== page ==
Thoughts on the Readings for the 5th Sunday of Lent (A) 2020

For this Sunday’s readings click on the link below or copy and paste it into your browser. 
http://usccb.org/bible/readings/032920.cfm 

“Lord if you had been here, my brother would not have died.”  These words from our Gospel this Sunday were spoken by Martha in response to the death of her brother Lazarus.    I would like to suggest, though, that they represent the feeling (if not the actual words) of many of us when we encounter difficulties.   It is very easy to think that because we live a good life, because we pray and go to church regularly, that bad things shouldn’t happen to us.   The reality is, though, that sometimes bad things happen to good people.  We don’t know why this is.   We just know that it does happen.   More importantly, though, we know that even when bad things happen, God is with us.   God suffers with us in our pain.  God rejoices with us in our happiness.  And God grieves with us in the face of death.   I say this because in our Gospel for this weekend we are told that when they brought Jesus to the tomb of Lazarus he “wept.”    

In this Sunday’s Gospel, it is also important to note that while Jesus did raise Lazarus from the dead, it is important to note that this was a resuscitation --- a return to this life.  While it pre-figures the resurrection, the difference is not just one of degree, but of kind.   The resurrected life, is not just this life forever and ever.  Rather it is a sharing in the very life of our God.   We don’t know what the resurrected life will be like, but we do know and believe that in the resurrection we will be happy forever with our God.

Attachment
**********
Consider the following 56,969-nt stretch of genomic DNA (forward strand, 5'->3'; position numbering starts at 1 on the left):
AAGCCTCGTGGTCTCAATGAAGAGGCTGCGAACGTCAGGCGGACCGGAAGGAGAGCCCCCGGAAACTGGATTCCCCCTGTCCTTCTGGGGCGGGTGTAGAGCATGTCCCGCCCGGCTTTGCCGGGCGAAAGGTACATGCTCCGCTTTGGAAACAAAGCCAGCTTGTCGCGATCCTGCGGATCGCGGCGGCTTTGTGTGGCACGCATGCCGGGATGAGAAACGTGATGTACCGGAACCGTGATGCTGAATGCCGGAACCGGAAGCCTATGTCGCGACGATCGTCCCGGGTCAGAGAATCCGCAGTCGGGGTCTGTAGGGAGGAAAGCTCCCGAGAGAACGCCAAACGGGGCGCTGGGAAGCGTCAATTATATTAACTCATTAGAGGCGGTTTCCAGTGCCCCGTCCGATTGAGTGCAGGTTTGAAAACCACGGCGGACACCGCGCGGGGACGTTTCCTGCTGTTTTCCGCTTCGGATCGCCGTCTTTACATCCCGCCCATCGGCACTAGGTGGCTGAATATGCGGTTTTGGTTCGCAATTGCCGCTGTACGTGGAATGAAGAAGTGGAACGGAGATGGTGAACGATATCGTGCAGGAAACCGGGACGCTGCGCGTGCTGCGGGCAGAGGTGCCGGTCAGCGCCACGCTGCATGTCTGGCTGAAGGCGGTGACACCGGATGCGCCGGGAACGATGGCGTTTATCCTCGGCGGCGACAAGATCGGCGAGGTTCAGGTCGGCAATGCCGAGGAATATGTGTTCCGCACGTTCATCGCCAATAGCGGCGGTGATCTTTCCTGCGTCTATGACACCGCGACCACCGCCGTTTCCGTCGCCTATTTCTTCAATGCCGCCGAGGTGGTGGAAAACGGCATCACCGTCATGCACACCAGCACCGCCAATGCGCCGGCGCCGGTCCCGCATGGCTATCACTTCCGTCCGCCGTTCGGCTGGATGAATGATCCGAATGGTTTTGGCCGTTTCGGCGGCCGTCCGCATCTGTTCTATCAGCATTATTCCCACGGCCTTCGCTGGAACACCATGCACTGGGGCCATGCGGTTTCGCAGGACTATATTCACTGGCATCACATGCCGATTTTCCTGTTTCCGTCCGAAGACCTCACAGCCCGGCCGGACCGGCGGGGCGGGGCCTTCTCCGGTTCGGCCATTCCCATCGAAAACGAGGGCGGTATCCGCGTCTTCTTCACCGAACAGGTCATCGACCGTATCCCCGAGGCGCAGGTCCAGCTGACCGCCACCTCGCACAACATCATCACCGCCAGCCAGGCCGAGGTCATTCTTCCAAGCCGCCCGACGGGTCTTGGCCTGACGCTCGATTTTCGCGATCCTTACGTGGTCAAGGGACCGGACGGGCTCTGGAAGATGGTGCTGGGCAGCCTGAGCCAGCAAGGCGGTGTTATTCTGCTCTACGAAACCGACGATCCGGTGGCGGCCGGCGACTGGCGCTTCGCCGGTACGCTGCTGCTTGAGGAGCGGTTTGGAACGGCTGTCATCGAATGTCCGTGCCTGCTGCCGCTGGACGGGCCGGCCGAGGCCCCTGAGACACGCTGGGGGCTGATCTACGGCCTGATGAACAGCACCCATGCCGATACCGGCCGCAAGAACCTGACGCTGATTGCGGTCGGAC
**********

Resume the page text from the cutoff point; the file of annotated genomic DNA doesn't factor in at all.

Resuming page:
Our first reading this Sunday is taken from the Book of the Prophet Ezekiel.   Ezekiel was a prophet during the Babylonian captivity.   This reading opens with the words:  “Thus says the Lord God: O my people, I will open your graves and have you rise from them, and bring you back to the land of Israel.”   These words should not be taken as a prophecy of the Resurrection, (At the time of Ezekiel the Jewish people did not have a firm belief in an afterlife.) but rather as a promise of restoration, e.g. eventually the Jews would be brought back to the land of Israel.     

Our second reading this Sunday is again taken from the Letter of Saint Paul to the Romans.   In it we are reminded that “If the Spirit of the one who raised Jesus from the dead dwells in you, the One who raised Christ from the dead will give life to your mortal bodies also, through his Spirit dwelling in you.”  

Questions for Reflection/Discussion:   
1.  Is it easy or difficult for you to believe in Jesus’ resurrection and the promise of eternal life?  
2.  What helps you or what stands in the way of believing in eternal life? 
3.  How do you know when God’s Spirit is dwelling in you?  

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